Awkward

Last night, a few UUFSC members and I attended a post-Charlottesville community organizing gathering, hosted by Unify StanislaUS, the group that formed after the community organizing meeting UUFSC hosted last June.  I’m not sure I’ve ever been in a room that

21192309_863423750488835_1074930509496073647_nlike, a room of Muslims, Latino Catholics, White Protestants, Jews, Black Protestants, Hindus, Vietnamese Buddhists, white UUs, and Humanists gathering to get to know one another.  The meeting was held in both Spanish and English, which meant the meeting went slower than if we had just were working in one language.  In middle of the meeting, our Muslim siblings, who had been fasting that day for Eid, broke their fast with everyone and then did their sunset prayers as the rest of us snacked on cookies and awkwardly stood around– were us non-Muslims supposed to watch? Or was it rude to watch?  At the end of the meeting, the communities of color were asked to share what requests they had of those gathered– the group was acknowledging that some communities of color are feeling and being more targeted and threatened than other communities. Chatting with someone after the meeting, I asked how the meeting was for them. And their response was “Good and…awkward.”

 

21192903_863423747155502_7665079101015613079_nHere was a gathering of really diverse people, diverse in all kinds of ways: language, immigration status, religious race, ethnicity, and class.  Does his kind of gathering not embody some of our most precious liberal values?  Yes?  And did it feel good? Well, kind of…but it also felt awkward.   And I’m sure we weren’t the only ones to feel that way.  And yet, over 100 people showed up to be awkward together.   I don’t think “awkwardness” often gets named as a stage of spiritual development, but after last night, I pretty convinced that it is most definitely one.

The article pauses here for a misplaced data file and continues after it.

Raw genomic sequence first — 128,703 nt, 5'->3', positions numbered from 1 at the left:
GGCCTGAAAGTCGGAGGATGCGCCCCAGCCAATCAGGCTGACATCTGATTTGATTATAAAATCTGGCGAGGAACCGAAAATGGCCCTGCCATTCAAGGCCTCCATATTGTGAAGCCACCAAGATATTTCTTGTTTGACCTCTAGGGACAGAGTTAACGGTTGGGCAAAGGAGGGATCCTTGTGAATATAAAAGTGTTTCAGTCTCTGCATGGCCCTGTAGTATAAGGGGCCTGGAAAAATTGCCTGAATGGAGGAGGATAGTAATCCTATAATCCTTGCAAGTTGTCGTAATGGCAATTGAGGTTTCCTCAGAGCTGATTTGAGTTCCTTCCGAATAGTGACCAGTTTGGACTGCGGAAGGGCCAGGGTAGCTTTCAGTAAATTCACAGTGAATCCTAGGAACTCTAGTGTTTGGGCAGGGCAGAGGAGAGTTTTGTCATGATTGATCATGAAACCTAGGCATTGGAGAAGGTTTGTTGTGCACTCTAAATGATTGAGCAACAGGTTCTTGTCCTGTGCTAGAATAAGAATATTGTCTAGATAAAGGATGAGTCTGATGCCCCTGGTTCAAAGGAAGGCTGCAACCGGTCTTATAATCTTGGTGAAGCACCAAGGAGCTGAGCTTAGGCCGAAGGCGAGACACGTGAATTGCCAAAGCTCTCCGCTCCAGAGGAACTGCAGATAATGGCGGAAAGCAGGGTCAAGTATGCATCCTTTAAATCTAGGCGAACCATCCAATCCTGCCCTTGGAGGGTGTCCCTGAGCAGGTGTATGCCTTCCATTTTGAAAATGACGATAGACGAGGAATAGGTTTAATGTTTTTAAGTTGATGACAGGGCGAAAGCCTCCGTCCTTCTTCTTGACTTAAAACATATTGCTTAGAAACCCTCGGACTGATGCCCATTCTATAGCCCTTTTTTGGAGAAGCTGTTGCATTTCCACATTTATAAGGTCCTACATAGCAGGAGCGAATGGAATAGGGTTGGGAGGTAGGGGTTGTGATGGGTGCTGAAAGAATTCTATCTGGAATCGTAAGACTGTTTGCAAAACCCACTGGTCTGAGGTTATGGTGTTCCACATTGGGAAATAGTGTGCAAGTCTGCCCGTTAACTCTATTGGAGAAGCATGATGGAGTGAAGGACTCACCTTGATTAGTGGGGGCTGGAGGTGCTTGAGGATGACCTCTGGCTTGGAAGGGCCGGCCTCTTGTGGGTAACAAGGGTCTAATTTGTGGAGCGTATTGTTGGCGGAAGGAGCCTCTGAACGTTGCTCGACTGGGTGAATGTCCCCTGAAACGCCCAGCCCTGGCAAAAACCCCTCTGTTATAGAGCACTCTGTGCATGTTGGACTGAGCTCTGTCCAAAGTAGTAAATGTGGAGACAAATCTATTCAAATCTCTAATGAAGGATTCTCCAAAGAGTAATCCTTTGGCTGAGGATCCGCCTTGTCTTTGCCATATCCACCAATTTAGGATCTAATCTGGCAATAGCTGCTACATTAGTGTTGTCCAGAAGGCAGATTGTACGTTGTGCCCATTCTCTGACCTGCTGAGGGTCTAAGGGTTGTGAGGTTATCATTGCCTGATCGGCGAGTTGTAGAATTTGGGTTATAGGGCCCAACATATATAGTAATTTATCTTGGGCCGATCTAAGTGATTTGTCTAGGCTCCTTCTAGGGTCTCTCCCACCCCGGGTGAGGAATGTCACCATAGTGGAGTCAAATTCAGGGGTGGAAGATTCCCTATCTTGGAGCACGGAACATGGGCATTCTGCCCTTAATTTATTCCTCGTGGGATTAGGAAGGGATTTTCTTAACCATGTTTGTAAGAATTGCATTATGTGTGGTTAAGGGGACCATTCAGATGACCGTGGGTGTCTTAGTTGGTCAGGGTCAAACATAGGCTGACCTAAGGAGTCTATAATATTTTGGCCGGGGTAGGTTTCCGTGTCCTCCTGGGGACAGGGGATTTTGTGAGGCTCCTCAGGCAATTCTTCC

I look forward to worshiping with you this Sunday: Labor of Love– We gather to honor all the labor that has brought us to where we are today, to remember the work, the love, the struggle, the care. Rev. Darcy will lead members in an extended meditation and then members will share about the labor they would like to honor. Worship Leaders this week are Rev. Darcy, Sharon Arpoika, and Haruko DeArth.

Advertisements

Leave a Reply

Fill in your details below or click an icon to log in:

WordPress.com Logo

You are commenting using your WordPress.com account. Log Out /  Change )

Google+ photo

You are commenting using your Google+ account. Log Out /  Change )

Twitter picture

You are commenting using your Twitter account. Log Out /  Change )

Facebook photo

You are commenting using your Facebook account. Log Out /  Change )

Connecting to %s